People are perpetually making resolutions. Probably the most common are New Year resolutions. About a month before January 1st of any year, people commit to change their behavior with the new year. Some common resolutions are to stop smoking, to lose weight or to begin an exercise program. The new year is also used by alcoholics and drug and food addicts as a projected turning point for their behavior.
Unfortunately what often happens is quite different than the intent of the person who made the pledge to change their behavior. Some will begin their program of change and then within a day or a week throw in the towel and renew their old behavior. Others have a few months of success, but then think that because of it they can now engage in “controlled” use. In the majority of cases this does not turn out well. For many people the first day of the new year has no significance because they have already forgotten about their resolution.
In the program, we do not adhere to a timeline for the cessation of our drug of choice. It is not necessary to wait for a calendar date to change our actions. All we need is a desire to stop using alcohol, drugs or food. If we have such a desire, we are ready to embark on our journey of recovery. Putting it off to a certain date is just a symptom of our disease.
Personal Reflection: How can I help someone get off the elevator?
Many of us enjoy doing puzzles. It’s a pleasant way to pass away some time while exercising our minds. There is one type of puzzle which is highly instructive for personal transformation. The object of this puzzle is for the player to find objects that have been cleverly hidden within it. The creator of the puzzle has constructed it so that the sought after objects often blend in with the rest of the puzzle. A player will often repeatedly search for the object without success. Yet when they are shown where the item has been hidden, they exclaim, “I can’t believe I didn’t find it; it’s so obvious”.
Yes, it’s true, it is obvious, but not to them. The same concept applies to transformational work. Perhaps we have a defect of character which keeps causing us problems. Yet, when queried as to our part in the causation of the challenge, we really are unable to identify it. Then one day, we finally get it. That’s when we are able to say, “that happened because of my impatience, my pride, my feelings of guilt”; or whatever other shortcoming is responsible. In that moment when we clearly see what was there all along, we have been graced with wisdom.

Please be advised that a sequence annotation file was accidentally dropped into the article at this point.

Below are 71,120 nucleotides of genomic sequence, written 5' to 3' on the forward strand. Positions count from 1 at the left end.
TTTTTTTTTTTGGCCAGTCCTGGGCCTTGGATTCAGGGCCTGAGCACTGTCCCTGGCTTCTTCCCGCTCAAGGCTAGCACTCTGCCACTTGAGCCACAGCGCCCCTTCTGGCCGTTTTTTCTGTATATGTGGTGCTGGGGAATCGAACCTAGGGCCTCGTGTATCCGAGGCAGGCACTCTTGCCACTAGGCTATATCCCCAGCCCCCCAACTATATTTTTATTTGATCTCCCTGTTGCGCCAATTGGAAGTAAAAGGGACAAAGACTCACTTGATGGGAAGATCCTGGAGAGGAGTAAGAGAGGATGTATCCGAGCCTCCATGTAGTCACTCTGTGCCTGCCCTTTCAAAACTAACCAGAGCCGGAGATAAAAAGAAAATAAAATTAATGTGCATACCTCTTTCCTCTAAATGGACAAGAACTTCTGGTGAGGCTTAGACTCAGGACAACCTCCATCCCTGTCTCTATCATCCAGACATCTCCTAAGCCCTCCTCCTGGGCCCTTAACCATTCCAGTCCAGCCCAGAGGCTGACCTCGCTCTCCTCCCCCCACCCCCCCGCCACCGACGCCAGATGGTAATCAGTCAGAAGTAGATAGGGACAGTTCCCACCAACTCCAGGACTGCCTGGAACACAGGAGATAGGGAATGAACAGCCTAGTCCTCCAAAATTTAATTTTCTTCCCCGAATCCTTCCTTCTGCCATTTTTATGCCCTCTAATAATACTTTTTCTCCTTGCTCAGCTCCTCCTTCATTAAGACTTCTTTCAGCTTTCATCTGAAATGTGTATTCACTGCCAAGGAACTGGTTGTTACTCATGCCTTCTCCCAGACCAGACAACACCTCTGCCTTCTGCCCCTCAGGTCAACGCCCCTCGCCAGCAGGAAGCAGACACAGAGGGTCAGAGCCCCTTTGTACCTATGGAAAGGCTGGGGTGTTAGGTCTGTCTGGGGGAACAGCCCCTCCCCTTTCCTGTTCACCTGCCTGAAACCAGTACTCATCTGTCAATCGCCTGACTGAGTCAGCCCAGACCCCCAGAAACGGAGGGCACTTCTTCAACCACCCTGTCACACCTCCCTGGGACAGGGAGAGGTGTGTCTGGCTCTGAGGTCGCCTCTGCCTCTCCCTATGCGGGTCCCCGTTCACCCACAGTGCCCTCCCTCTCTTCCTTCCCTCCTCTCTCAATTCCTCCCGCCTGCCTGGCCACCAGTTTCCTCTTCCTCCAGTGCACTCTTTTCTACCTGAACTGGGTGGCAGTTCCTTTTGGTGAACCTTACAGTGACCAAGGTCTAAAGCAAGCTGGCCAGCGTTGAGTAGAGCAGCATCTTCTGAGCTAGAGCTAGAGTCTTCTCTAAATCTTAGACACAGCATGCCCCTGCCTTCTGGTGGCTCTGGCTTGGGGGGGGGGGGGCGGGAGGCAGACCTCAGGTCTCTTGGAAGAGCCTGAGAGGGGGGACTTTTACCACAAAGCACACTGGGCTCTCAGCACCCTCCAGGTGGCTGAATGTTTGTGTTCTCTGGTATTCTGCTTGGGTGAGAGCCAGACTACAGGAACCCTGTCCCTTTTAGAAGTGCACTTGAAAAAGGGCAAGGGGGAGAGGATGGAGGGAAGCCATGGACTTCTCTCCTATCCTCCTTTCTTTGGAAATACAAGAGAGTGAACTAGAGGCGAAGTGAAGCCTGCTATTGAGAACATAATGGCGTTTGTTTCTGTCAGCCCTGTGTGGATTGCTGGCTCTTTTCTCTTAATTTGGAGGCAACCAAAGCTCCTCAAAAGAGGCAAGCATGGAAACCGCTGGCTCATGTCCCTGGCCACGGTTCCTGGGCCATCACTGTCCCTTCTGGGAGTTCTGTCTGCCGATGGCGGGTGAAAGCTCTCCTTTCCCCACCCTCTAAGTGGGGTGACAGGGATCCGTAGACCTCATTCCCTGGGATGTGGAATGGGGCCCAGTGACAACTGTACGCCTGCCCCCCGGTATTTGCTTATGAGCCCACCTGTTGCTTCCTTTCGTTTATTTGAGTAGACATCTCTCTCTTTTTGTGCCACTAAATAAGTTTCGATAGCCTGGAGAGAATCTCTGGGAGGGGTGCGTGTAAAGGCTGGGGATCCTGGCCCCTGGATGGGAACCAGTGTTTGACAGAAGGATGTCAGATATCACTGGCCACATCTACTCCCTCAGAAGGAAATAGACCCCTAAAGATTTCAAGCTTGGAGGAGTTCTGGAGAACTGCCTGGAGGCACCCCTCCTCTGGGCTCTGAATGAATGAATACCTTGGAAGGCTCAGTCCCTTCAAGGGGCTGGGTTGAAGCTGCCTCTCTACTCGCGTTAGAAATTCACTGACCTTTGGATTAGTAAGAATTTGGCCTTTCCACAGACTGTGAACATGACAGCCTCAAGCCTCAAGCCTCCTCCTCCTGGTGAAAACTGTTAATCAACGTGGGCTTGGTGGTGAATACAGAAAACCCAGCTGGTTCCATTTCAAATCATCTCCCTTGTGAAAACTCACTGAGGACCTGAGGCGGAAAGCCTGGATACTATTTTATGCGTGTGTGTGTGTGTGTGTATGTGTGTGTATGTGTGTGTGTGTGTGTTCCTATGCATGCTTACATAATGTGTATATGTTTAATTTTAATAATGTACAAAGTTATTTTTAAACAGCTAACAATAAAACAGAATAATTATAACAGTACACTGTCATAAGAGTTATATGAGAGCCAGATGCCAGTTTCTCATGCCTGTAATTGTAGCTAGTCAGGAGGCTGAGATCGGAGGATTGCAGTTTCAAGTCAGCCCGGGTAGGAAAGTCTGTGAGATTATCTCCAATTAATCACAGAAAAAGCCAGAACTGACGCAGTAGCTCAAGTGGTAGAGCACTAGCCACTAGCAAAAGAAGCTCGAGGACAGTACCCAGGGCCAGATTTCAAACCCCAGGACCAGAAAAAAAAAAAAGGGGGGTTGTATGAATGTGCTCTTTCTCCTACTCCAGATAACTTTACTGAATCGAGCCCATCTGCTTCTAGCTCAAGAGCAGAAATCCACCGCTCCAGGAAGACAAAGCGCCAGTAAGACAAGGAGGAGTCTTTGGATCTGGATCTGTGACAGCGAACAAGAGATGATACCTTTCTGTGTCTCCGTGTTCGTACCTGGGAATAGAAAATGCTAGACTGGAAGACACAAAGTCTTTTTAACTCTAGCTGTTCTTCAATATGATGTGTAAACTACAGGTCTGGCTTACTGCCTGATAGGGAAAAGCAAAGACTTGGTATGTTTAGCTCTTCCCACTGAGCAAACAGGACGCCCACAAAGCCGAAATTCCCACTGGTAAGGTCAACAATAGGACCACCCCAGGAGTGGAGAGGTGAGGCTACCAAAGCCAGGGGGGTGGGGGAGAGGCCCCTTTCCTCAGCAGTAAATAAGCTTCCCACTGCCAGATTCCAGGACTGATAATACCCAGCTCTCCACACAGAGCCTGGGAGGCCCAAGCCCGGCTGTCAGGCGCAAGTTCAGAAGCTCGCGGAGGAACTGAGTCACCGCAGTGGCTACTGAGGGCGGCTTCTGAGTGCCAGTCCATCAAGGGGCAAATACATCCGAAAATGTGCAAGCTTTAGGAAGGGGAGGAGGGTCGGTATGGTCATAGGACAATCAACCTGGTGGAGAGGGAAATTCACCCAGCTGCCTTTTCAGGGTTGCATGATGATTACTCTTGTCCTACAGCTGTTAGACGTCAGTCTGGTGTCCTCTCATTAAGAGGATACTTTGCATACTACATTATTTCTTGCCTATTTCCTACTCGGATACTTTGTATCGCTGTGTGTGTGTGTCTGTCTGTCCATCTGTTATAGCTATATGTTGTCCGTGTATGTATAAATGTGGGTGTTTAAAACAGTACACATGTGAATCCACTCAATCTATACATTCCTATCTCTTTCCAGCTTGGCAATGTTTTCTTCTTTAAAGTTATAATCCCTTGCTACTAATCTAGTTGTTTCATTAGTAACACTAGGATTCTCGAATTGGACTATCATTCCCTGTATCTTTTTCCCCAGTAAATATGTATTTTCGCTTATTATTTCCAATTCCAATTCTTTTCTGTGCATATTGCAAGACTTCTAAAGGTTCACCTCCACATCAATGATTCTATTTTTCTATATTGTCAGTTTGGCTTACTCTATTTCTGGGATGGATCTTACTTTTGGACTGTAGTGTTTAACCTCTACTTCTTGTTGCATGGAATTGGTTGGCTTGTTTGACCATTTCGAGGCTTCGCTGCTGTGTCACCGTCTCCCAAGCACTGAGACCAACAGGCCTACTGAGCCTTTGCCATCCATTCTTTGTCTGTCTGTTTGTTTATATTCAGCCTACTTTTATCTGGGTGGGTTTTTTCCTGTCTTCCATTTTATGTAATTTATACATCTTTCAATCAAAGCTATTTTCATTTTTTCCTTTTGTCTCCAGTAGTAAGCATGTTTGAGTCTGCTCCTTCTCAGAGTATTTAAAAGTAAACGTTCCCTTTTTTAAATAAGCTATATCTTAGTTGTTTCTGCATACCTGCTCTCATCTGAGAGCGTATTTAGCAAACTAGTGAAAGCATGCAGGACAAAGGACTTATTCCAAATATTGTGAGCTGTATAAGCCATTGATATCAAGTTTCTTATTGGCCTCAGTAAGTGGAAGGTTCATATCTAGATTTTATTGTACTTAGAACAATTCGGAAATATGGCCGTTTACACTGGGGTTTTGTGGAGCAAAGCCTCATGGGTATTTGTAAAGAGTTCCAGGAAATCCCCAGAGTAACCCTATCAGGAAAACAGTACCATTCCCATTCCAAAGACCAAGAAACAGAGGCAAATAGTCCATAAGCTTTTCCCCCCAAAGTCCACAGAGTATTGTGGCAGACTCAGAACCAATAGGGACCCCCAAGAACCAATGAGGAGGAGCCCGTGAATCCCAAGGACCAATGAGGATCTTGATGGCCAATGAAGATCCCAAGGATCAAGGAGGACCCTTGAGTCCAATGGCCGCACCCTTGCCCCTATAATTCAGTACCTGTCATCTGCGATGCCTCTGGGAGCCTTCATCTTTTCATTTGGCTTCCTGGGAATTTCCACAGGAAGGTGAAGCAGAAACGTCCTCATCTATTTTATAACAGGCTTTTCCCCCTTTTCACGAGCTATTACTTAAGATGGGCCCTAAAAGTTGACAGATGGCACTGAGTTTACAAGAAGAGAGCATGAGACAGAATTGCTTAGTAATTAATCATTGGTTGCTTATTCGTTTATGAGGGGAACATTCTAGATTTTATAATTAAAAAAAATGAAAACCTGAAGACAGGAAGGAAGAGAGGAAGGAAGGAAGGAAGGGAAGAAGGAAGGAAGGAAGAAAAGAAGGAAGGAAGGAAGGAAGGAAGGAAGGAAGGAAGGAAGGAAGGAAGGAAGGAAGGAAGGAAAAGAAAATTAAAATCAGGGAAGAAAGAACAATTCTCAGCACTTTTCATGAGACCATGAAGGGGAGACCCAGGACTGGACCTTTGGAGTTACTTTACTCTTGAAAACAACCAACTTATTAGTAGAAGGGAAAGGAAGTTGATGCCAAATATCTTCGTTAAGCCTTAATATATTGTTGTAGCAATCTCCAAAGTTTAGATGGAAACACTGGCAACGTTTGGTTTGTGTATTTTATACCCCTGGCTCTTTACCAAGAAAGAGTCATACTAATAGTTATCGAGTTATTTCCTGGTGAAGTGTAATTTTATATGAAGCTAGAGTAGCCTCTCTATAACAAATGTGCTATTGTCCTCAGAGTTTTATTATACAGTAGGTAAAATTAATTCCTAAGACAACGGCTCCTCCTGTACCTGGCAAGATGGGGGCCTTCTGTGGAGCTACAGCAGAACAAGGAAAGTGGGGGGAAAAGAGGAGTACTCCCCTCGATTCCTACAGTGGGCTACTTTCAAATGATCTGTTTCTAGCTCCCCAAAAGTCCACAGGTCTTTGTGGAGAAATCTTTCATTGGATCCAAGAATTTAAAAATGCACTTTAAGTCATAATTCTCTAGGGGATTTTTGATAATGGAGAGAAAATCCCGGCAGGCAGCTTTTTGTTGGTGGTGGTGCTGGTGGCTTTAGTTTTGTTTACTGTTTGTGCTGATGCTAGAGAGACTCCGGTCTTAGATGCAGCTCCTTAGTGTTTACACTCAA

Personal Reflection: What shortcomings do I think I’m still failing to see?
For a long time family members live with an active addict or alcoholic. Of course this is often an extremely painful experience. It is very difficult to see a loved one under the influence of their drug of choice. It is clear to the family member that their son, daughter, father, mother or spouse is slowly killing themselves. Along the way, there is often also a lot of collateral damage.
So, one day when they finally agree to enter a rehab the rest of the family is totally overjoyed. “Finally they will get the help the need and we will all be done with this painful chapter in our lives”. Sometimes, that is exactly what happens. A person goes thru rehab, enters a 12 step program and stays sober. Many times however this is not the case. To the dismay of family members, the addict or alcoholic relapses. Sometimes this even happens on the way home from the rehab itself. Of course the family members are stunned. “How could this possibly happen? This was supposed to be one of the best rehabs in the country”, they say.
The problem is that drinking, drugging or binging on food is only the symptom of much deeper problems within. A big part of 12 step program is progressively uncovering the deeper issues which led us to turn to substances in the first place. Only when these are addressed does true sobriety take hold.
Personal Reflection: What issues do I still need to address?
There are many people who failed to come into the program because of their total denial of their challenge of addiction. They minimized or lied about the frequency and amount of their usage. We can easily understand how this delayed their seeking help in their program.
However there is a second group which is a bit more perplexing. At some point in time they realized they had a problem with alcohol, drugs or food. Yet although they had self knowledge, they continued to use as well. Much of this can be explained by the character defect of arrogance. These people felt they could solve their drug and alcohol problem by themselves. In some perverted way they believed that asking for help was a sign of weakness.